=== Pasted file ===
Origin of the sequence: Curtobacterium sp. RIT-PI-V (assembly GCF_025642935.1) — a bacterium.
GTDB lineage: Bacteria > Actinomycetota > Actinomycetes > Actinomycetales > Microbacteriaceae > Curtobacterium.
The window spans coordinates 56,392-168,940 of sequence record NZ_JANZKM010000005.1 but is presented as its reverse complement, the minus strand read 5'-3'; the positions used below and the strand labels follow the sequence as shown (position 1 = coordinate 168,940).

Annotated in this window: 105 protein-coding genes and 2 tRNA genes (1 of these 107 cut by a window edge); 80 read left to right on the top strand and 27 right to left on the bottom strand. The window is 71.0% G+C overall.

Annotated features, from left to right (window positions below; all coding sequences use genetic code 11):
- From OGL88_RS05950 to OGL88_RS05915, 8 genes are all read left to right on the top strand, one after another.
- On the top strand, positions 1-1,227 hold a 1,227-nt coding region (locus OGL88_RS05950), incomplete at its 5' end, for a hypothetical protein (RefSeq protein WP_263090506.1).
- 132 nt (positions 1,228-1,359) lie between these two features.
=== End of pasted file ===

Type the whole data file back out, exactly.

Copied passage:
Origin of the sequence: Curtobacterium sp. RIT-PI-V (assembly GCF_025642935.1) — a bacterium.
GTDB lineage: Bacteria > Actinomycetota > Actinomycetes > Actinomycetales > Microbacteriaceae > Curtobacterium.
The window spans coordinates 56,392-168,940 of sequence record NZ_JANZKM010000005.1 but is presented as its reverse complement, the minus strand read 5'-3'; the positions used below and the strand labels follow the sequence as shown (position 1 = coordinate 168,940).

Annotated in this window: 105 protein-coding genes and 2 tRNA genes (1 of these 107 cut by a window edge); 80 read left to right on the top strand and 27 right to left on the bottom strand. The window is 71.0% G+C overall.

Annotated features, from left to right (window positions below; all coding sequences use genetic code 11):
- From OGL88_RS05950 to OGL88_RS05915, 8 genes are all read left to right on the top strand, one after another.
- On the top strand, positions 1-1,227 hold a 1,227-nt coding region (locus OGL88_RS05950), incomplete at its 5' end, for a hypothetical protein (RefSeq protein WP_263090506.1).
- 132 nt (positions 1,228-1,359) lie between these two features.